Crocodiles can produce tears.
The old expression “crying crocodile tears” comes from an ancient myth that the reptile cries to lure his prey and cries with sorrow after devouring it. Crocodiles can indeed shed tears, however they are not tears of sympathy or pain. Some people mistakenly think the expression means false tears because crocodile tears are not real. This has also become a mistaken myth.
The legend of the crocodile tears probably began among the Western world in the 15th century. Sometime during that century Sir John Mandeville’s book “The Voyage and Travel of Sir John Mandeville was published. Mandeville’s book contained the passage “In that country be a general plenty of crocodiles …These serpents slay men and they eat them weeping.”
Crocodile tears syndrome is the common name given to Bogorad’s Syndrome, a facial nerve disorder causing unemotional tearing to occur while the victim is eating. This use of the term is more accurately synonymous with the reason for a crocodile’a tears. The lacrimal glands in crocodiles serves the same purpose as that they do in humans. They lubricate the eyes by producing a proteinaceous substance.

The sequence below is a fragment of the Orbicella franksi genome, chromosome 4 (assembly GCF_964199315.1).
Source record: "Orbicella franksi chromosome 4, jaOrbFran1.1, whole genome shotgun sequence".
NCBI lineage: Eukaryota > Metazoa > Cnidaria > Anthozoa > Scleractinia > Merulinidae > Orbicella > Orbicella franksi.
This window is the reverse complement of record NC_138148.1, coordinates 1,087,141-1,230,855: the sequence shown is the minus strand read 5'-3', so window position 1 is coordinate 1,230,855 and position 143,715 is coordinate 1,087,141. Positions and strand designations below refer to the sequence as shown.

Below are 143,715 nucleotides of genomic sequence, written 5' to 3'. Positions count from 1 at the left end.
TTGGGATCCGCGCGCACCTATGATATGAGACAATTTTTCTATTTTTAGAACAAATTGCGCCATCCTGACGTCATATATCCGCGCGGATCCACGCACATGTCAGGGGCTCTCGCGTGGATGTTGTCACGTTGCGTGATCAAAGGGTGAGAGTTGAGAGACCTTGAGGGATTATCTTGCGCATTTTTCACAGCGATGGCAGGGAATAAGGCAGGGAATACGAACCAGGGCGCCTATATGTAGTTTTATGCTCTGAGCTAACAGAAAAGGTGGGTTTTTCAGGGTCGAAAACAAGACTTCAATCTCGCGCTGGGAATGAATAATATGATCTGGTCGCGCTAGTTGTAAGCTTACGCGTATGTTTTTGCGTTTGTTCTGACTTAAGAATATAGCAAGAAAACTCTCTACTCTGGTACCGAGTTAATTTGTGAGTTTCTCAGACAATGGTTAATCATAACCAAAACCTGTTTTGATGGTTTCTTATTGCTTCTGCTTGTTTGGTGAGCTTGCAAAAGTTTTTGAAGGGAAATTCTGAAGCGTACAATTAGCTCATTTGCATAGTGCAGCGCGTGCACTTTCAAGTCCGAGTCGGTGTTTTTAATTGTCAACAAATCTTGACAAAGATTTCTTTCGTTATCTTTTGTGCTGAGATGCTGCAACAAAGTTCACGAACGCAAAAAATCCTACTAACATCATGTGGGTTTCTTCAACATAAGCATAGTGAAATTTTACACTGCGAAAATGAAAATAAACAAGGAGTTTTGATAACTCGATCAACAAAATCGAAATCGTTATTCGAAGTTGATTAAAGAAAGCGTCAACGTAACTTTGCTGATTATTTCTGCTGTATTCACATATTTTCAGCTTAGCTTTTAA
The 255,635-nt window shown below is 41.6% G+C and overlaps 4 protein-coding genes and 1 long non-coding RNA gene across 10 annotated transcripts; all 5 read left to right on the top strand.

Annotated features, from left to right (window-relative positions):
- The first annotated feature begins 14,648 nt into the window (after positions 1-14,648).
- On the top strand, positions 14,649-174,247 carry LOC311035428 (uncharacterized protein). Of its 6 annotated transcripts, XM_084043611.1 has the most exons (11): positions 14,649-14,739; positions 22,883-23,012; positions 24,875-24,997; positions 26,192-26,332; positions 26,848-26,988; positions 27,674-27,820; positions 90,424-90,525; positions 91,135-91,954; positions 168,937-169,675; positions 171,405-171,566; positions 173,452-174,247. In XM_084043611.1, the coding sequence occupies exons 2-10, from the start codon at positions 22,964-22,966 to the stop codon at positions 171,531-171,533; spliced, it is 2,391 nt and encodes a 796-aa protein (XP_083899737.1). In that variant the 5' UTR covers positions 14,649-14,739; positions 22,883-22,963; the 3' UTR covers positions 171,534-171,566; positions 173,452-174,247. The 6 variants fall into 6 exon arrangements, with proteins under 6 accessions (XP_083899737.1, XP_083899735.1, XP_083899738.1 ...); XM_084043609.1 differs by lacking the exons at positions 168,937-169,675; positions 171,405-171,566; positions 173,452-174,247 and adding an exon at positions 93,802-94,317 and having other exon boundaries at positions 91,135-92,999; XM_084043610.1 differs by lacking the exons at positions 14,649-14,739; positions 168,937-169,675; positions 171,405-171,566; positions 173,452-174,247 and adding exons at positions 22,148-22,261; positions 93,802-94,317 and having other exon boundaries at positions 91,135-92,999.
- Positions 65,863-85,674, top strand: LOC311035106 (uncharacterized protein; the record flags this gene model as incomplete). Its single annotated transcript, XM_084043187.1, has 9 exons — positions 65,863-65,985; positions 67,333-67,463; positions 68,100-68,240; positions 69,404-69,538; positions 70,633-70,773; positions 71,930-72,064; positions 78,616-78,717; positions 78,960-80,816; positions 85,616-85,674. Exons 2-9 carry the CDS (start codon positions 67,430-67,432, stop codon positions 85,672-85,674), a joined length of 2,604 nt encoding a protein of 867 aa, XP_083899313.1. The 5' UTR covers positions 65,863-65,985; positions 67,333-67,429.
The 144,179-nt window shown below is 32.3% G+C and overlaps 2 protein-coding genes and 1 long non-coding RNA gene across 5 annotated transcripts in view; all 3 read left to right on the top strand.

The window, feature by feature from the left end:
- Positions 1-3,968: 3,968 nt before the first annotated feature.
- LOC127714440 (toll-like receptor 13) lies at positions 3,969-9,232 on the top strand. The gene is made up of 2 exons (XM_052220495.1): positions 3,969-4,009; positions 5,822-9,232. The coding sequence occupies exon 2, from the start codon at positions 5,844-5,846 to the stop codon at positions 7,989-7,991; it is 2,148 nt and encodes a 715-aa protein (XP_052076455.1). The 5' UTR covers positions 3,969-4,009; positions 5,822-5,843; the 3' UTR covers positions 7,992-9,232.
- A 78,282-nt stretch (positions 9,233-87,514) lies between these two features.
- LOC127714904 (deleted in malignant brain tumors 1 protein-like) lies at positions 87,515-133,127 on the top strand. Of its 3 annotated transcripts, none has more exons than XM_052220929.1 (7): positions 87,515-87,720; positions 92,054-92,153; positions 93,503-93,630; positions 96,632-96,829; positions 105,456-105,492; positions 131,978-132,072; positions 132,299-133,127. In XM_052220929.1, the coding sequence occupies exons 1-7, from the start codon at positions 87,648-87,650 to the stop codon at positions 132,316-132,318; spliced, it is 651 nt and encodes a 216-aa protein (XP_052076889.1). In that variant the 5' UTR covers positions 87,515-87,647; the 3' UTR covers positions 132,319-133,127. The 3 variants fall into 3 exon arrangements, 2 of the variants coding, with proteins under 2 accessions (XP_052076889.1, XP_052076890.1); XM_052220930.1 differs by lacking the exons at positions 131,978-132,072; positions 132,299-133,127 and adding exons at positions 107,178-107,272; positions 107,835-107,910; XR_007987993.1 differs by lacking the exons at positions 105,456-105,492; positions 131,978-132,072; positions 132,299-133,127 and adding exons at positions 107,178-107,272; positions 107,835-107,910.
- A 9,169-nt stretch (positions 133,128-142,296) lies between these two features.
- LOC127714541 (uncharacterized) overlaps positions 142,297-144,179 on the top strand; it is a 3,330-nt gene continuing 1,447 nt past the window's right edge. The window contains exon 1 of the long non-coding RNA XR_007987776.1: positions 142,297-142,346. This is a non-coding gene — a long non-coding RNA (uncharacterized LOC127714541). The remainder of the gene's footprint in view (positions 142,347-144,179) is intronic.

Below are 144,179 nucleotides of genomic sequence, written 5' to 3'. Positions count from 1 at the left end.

The Lacrimal glands are paired almond-shaped glands that are located behind each eye in both humans and crocodiles. The fluid, or tears that the lacrimal gland produces then flows into canals spilling over into the lacrimal sac. The secreted tears are collected in a part of the upper eyelid known as the fornix conjunctiva. Then the tears pass over the surface of the eye to small holes in the eyelid’s inner corner. Finally the tears drain into the nose via a passage from the lacrimal sac.
Through the centuries following Mandeville’s passage on crocodile tears, a few scientist would try to devise ways to test what became a hypothesis for their scientific experimentation. Of course the main problem was distinguishing tears from water.
The first hint that crocodile tears was a myth came early in the 20th century when a late 15th century scientist actually rubbed salt and onion into a crocodile’s eyes. Aside from perhaps the creation of a new gourmet dish, the scientist got nothing. There were no crocodile tears.
However, Ken Vliet, a zoologist from the University of Florida has actually video-tapped a crocodile crying while eating. He used captive animals trained to feed on dry land.The tapes definitely show the animal’s dry eyes welling up, even frothing while eating.
It is now thought that the crocodile’s tears are the result of all the hissing and huffing the animal displays while eating. Air gets pushed through the sinuses. This then forces tears from the lacrimal glands.